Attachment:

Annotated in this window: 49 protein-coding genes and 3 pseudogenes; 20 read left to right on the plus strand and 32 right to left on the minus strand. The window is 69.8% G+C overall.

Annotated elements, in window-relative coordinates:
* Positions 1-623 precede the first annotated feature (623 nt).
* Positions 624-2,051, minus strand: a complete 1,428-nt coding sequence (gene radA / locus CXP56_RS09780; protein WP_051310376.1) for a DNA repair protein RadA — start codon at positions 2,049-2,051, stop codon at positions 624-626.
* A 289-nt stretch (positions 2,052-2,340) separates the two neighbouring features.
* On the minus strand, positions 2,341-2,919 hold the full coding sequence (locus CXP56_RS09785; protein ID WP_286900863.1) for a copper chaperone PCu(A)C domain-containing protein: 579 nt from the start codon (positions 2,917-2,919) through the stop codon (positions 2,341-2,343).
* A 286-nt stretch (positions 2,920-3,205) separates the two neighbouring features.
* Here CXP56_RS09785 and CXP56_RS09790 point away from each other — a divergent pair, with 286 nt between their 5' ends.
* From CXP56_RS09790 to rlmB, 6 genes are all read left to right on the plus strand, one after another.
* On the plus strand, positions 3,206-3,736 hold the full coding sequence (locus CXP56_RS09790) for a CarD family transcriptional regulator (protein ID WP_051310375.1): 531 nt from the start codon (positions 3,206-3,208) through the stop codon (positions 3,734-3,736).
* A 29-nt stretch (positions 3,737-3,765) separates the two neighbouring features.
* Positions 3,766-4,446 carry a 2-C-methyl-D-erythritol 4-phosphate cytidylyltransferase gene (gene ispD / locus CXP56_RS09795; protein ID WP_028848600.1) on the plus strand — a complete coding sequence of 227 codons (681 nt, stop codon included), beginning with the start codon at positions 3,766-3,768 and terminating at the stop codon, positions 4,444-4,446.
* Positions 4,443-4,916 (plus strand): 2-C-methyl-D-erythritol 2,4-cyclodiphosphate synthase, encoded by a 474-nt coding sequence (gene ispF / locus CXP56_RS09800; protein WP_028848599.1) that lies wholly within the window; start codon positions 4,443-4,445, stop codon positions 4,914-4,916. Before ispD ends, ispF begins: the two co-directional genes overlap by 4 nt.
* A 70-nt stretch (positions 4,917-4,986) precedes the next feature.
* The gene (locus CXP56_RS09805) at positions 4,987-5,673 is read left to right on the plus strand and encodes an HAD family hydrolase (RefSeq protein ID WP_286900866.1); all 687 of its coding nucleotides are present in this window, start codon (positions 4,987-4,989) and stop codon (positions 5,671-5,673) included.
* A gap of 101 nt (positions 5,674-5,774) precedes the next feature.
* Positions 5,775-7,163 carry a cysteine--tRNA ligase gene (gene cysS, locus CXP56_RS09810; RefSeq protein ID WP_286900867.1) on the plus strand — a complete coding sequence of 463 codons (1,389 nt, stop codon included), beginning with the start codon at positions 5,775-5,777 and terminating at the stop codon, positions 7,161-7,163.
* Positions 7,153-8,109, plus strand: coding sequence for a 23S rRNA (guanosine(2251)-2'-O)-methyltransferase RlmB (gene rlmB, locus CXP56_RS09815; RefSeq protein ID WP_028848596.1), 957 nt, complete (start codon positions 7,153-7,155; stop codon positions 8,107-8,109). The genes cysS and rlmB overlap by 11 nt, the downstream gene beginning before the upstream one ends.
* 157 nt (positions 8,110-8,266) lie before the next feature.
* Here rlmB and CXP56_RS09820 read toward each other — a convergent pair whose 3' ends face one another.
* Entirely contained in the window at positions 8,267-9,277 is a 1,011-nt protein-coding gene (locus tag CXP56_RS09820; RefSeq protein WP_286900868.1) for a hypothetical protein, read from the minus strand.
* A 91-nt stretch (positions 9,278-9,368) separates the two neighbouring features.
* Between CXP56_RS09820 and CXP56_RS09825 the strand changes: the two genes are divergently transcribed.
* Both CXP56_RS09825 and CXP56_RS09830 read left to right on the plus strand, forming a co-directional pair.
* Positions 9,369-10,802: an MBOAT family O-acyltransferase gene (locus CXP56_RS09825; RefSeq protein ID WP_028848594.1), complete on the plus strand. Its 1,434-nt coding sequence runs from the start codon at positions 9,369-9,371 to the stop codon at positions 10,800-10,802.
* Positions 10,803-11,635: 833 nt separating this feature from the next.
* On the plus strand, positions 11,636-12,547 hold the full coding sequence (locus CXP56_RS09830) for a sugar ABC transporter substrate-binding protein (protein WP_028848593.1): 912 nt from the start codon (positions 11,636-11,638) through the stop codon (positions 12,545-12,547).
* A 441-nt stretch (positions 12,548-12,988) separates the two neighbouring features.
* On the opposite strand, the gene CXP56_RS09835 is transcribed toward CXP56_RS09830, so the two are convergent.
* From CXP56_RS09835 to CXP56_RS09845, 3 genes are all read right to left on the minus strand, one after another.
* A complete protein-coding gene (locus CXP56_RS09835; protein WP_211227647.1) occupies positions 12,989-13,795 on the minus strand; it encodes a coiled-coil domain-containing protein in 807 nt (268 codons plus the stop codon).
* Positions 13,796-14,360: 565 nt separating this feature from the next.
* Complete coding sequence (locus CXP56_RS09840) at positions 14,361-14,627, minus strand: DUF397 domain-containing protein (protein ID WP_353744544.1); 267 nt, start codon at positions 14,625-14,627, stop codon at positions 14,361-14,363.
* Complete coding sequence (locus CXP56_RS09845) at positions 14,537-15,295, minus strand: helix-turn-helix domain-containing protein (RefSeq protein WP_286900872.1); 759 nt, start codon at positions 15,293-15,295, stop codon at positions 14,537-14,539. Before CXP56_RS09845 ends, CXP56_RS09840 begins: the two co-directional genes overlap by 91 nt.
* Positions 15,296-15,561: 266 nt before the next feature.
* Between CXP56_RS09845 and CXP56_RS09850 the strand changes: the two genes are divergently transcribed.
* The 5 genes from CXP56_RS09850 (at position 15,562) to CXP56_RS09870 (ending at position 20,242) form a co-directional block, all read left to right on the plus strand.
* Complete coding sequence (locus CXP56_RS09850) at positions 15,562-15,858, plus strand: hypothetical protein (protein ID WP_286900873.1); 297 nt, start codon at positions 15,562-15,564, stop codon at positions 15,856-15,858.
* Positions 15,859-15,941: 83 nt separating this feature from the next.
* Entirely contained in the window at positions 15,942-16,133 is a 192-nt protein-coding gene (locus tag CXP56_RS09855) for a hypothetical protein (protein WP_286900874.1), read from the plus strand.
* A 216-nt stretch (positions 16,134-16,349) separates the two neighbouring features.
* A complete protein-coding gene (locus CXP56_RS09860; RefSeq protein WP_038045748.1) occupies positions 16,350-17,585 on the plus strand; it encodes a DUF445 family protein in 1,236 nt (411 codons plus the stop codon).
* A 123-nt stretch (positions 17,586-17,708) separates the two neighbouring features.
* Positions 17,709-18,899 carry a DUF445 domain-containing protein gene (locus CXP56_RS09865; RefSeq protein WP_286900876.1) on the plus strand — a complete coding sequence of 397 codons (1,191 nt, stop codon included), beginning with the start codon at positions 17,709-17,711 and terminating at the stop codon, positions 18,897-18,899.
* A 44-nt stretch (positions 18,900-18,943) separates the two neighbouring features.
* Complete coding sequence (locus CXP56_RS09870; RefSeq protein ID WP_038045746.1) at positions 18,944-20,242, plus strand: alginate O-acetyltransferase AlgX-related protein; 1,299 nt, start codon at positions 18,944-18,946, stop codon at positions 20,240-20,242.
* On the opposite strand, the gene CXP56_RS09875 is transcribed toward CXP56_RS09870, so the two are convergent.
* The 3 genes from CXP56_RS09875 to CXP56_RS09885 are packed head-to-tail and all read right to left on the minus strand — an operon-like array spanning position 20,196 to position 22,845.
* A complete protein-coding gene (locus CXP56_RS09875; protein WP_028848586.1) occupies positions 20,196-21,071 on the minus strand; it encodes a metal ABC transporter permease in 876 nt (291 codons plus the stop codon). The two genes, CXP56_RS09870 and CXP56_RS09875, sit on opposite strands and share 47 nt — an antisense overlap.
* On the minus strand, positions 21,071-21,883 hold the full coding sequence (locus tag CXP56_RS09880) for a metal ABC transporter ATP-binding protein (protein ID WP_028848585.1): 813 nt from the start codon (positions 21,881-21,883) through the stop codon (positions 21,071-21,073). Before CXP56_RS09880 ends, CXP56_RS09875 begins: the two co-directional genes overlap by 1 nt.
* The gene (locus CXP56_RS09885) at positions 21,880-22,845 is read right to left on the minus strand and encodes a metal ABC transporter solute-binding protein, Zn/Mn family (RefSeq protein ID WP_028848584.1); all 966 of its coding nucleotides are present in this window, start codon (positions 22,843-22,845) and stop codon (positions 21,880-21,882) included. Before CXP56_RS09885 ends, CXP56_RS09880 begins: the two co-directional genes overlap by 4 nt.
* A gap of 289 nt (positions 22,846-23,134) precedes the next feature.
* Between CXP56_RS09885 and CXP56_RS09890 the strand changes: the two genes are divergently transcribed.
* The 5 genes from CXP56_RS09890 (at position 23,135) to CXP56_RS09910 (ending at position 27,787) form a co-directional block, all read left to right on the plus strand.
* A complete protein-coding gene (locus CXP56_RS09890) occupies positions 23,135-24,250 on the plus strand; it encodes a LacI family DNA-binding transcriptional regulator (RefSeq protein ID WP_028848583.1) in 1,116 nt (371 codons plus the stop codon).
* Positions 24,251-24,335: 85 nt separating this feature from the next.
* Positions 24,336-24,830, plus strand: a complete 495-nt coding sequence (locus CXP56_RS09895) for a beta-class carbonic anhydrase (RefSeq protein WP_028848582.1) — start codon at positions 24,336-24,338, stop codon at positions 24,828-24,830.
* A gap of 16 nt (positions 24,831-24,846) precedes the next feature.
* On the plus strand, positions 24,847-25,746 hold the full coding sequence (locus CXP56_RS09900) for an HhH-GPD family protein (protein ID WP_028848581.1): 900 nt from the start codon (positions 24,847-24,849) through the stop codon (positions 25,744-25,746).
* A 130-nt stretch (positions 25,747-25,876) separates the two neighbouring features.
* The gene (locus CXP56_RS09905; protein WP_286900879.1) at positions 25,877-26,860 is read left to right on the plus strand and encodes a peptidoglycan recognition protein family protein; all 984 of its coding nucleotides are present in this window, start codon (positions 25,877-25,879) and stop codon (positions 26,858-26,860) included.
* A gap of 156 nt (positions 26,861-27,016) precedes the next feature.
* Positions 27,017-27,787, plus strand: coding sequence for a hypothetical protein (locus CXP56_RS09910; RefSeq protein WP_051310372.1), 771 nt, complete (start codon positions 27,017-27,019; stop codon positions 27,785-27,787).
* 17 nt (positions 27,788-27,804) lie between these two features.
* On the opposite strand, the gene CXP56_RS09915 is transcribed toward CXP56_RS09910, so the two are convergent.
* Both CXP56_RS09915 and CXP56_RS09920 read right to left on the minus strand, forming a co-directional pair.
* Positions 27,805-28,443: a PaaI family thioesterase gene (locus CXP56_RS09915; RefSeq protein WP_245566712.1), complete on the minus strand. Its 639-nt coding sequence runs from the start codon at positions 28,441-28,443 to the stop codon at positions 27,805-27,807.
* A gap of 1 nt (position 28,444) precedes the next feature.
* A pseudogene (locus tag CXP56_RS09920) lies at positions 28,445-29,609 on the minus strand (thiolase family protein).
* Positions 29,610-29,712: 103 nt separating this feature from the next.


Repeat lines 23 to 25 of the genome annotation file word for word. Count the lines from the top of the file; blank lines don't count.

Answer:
* Between CXP56_RS09820 and CXP56_RS09825 the strand changes: the two genes are divergently transcribed.
* Both CXP56_RS09825 and CXP56_RS09830 read left to right on the plus strand, forming a co-directional pair.
* Positions 9,369-10,802: an MBOAT family O-acyltransferase gene (locus CXP56_RS09825; RefSeq protein ID WP_028848594.1), complete on the plus strand. Its 1,434-nt coding sequence runs from the start codon at positions 9,369-9,371 to the stop codon at positions 10,800-10,802.